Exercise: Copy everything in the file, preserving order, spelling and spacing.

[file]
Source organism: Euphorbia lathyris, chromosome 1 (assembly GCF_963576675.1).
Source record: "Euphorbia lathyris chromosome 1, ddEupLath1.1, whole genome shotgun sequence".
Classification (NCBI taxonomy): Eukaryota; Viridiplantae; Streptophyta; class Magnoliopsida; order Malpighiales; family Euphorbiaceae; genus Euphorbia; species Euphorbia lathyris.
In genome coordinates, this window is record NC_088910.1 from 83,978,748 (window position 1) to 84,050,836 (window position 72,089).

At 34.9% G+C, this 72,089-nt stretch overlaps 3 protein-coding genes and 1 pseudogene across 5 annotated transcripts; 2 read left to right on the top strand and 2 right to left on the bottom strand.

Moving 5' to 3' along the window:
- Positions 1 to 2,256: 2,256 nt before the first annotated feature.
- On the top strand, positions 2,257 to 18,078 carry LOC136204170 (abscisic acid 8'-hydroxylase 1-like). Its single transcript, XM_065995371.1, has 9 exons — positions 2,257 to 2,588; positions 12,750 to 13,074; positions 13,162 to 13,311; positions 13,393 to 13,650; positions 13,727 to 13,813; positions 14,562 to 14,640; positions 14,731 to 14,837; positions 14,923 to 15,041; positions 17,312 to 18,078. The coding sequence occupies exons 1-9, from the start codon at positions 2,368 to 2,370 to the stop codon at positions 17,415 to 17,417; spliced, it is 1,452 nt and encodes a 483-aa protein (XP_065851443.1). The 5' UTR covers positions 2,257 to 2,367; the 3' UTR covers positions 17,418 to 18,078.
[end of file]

Source organism: Euphorbia lathyris, chromosome 1 (assembly GCF_963576675.1).
Source record: "Euphorbia lathyris chromosome 1, ddEupLath1.1, whole genome shotgun sequence".
Classification (NCBI taxonomy): Eukaryota; Viridiplantae; Streptophyta; class Magnoliopsida; order Malpighiales; family Euphorbiaceae; genus Euphorbia; species Euphorbia lathyris.
In genome coordinates, this window is record NC_088910.1 from 83,978,748 (window position 1) to 84,050,836 (window position 72,089).

At 34.9% G+C, this 72,089-nt stretch overlaps 3 protein-coding genes and 1 pseudogene across 5 annotated transcripts; 2 read left to right on the top strand and 2 right to left on the bottom strand.

Moving 5' to 3' along the window:
- Positions 1 to 2,256: 2,256 nt before the first annotated feature.
- On the top strand, positions 2,257 to 18,078 carry LOC136204170 (abscisic acid 8'-hydroxylase 1-like). Its single transcript, XM_065995371.1, has 9 exons — positions 2,257 to 2,588; positions 12,750 to 13,074; positions 13,162 to 13,311; positions 13,393 to 13,650; positions 13,727 to 13,813; positions 14,562 to 14,640; positions 14,731 to 14,837; positions 14,923 to 15,041; positions 17,312 to 18,078. The coding sequence occupies exons 1-9, from the start codon at positions 2,368 to 2,370 to the stop codon at positions 17,415 to 17,417; spliced, it is 1,452 nt and encodes a 483-aa protein (XP_065851443.1). The 5' UTR covers positions 2,257 to 2,367; the 3' UTR covers positions 17,418 to 18,078.